Currently there is growing interest in the development of thin film heaters. Researchers are looking for low-cost, high-performance heating layers, which could be transparent and highly flexible. We have recently shown that macroscopic assemblies of carbon nanostructures, which we have developed in our group have the capacity to meet all the criteria for thin film heating layers.
Ice, snow and frost in winter time present a serious issue for airlines where they must de-ice aircraft in order to ensure safe flight conditions. Currently aircrafts are sprayed with anti-freeze which is not only ecologically damaging and inefficient but also requires manpower, leads to flight delays and represents a significant financial burden for the airline companies. We explored an alternative method for melting ice deposits (see picture above) which is less labour intensive, less costly, not harmful to the environment and merely requires changing the position of one switch in the cockpit of an aircraft.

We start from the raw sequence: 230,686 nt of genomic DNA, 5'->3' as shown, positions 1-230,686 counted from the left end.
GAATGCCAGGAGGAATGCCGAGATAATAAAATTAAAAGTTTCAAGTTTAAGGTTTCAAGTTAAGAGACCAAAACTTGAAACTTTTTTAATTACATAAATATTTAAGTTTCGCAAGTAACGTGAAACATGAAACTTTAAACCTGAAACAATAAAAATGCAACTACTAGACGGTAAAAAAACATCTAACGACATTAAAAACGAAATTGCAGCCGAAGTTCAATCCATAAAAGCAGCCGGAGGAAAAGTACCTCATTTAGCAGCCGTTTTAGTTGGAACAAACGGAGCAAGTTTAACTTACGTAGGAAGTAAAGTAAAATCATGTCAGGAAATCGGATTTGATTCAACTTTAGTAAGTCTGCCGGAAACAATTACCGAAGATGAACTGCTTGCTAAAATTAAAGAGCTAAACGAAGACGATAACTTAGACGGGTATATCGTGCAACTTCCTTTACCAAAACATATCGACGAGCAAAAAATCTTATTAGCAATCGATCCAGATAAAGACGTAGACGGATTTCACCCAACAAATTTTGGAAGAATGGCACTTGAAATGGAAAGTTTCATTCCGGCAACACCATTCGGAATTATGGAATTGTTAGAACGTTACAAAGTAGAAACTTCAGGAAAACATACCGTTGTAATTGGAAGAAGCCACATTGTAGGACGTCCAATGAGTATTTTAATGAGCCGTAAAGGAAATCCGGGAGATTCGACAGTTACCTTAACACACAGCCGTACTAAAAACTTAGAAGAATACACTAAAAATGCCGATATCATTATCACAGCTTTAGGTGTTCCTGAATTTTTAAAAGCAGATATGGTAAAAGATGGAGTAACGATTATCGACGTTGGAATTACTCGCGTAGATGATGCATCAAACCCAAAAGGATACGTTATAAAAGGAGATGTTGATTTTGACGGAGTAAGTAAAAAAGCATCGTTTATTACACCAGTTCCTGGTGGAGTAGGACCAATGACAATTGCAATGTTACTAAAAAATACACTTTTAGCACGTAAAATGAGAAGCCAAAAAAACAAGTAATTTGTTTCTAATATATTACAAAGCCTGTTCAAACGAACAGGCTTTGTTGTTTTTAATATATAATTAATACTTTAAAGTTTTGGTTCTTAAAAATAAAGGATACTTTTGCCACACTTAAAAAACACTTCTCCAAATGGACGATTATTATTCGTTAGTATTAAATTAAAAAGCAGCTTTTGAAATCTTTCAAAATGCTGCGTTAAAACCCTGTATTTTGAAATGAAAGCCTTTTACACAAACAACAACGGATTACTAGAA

Rapid heating and cooling
Carbon nanotubes have exceptional thermal properties and resistive heat characteristics. Once power is turned on it takes just milliseconds for a heater made of carbon nanotubes to reach a few hundred degrees which translates to an increase of almost 3,500°C per second. Carbon nanotube heaters would therefore be ideal for applications requiring extremely fast heating parameters.
Unlike conventional black body radiators, when resistively heated, carbon nanotube heaters give characteristic peaks, making them very attractive for optoelectronic applications.